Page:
In a move to control violence in the UK, British police have requested that YouTube remove in the estimate of fifty and sixty music recordings and the greater part have just been removed from the stage.
The move comes as a major aspect of the Met police’s Operation Domain technique, which targets violent online content that the police have connected to blade and group related violations. The music recordings hailed by the police are all “drill” melodies, a type of trap music that began in Chicago yet has discovered immense ubiquity in the UK scene and especially on YouTube. The music is portrayed by fierce symbolism and the expression “to drill” is slang for “to shoot someone”, because of the likenesses between the sound of a programmed weapon and a construction drill.
“The gangs try to outrival each other with the filming and content – what looks like a music video can actually contain explicit language with gangs threatening each other,” the Metropolitan Police’s Mike West told the BBC. “There are gestures of violence, with hand signals suggesting they are firing weapons and graphic descriptions of what they would do to each other.”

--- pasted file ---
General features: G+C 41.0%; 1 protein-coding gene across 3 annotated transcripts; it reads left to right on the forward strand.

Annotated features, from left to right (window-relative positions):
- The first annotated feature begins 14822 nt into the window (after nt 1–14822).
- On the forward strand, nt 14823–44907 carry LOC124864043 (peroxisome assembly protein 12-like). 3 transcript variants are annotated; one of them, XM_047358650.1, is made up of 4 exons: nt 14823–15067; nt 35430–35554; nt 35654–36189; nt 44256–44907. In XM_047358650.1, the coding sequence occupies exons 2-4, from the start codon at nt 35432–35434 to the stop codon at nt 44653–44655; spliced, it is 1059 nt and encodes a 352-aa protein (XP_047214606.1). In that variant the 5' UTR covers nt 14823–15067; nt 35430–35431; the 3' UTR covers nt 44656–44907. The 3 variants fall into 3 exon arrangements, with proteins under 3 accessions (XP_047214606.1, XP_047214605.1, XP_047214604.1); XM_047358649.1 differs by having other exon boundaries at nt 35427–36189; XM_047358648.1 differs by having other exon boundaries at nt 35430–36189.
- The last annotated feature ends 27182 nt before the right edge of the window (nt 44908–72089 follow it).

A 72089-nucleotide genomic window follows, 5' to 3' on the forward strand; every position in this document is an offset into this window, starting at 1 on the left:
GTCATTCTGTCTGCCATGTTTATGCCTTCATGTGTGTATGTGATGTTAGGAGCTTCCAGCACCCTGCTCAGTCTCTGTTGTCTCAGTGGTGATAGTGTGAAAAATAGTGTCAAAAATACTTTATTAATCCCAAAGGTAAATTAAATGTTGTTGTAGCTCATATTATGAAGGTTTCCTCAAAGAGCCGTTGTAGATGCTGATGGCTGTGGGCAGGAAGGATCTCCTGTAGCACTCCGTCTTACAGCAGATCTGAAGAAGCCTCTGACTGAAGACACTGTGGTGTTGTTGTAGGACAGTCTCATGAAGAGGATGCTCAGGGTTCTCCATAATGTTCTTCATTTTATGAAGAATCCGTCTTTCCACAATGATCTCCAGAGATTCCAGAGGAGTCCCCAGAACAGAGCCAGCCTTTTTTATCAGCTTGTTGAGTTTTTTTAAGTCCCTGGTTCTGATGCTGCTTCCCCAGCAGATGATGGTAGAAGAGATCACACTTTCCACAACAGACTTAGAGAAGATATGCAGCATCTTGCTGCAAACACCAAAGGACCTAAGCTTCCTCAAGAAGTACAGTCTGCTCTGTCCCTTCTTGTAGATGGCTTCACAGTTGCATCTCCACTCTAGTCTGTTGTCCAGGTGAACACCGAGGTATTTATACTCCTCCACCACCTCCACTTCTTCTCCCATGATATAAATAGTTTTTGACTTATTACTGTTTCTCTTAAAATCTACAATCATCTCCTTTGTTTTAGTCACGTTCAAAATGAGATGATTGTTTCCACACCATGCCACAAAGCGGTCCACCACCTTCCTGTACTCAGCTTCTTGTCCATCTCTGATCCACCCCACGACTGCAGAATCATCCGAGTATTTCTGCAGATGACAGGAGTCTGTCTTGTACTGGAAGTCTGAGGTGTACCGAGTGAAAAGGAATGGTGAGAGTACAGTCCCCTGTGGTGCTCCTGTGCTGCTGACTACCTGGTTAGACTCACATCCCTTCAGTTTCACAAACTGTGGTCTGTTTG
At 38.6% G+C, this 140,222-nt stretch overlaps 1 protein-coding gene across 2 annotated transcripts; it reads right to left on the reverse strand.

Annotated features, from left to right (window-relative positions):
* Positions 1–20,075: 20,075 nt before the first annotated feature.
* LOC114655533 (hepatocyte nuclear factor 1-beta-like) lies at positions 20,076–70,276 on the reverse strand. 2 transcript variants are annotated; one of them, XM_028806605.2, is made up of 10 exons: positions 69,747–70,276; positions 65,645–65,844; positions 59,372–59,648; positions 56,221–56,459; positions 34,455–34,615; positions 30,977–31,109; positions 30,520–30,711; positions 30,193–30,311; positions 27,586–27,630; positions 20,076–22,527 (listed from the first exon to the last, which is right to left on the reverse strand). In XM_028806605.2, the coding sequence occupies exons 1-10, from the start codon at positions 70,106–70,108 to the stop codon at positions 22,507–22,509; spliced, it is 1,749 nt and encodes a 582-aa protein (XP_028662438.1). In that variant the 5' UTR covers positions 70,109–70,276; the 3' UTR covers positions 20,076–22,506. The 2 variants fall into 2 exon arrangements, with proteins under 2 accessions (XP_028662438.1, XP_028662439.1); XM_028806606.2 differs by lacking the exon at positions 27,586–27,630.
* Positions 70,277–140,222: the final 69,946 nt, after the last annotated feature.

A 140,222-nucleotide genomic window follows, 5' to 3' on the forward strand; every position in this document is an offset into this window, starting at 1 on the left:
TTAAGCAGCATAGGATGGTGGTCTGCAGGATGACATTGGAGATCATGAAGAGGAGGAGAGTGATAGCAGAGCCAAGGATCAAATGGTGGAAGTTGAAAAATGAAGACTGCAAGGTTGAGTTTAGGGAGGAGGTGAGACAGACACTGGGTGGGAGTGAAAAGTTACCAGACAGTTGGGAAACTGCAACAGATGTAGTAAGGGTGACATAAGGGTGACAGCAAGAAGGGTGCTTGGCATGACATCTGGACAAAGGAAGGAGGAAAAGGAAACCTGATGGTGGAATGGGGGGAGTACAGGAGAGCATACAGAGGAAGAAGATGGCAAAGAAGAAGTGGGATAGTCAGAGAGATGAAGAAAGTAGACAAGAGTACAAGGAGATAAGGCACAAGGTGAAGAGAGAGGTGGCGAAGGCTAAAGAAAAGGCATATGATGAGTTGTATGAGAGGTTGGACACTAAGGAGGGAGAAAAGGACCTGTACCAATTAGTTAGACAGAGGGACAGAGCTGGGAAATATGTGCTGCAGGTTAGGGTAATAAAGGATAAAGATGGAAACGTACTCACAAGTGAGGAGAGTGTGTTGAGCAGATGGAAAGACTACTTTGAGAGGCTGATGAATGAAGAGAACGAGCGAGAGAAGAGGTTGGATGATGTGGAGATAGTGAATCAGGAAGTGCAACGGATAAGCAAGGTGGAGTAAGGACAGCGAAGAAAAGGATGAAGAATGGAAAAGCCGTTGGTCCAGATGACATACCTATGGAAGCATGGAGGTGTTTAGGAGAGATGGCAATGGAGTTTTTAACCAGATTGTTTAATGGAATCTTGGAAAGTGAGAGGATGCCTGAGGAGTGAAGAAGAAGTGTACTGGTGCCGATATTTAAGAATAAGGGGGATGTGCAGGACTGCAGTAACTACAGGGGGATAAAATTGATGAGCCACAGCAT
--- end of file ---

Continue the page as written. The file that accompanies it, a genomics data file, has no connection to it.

While there is certifiably not a decisive list right now as to which music recordings have been expelled, drill fans have noticed that craftsman #150 Konez’s video Devil’s Playground is inaccessible on YouTube. PressPlayUK, a music promotion channel that features many drill artists and promoted the hashtag #DropTheKnifePickUpTheKnife, previously posted to Instagram that they had met with YouTube representatives. It claimed that the videos would “probably be back up in a few weeks”. The post has since been deleted.
They said according to the BBC, ”Today had a meeting with Youtube and with whats happened lately the police and the main police commissioner has forced youtube to take down some videos it will probably be back up in the next few weeks just atm with whats going this has caused this, its out of our hands but we are doing what we can to sort it out.”
Image via Independent Uk
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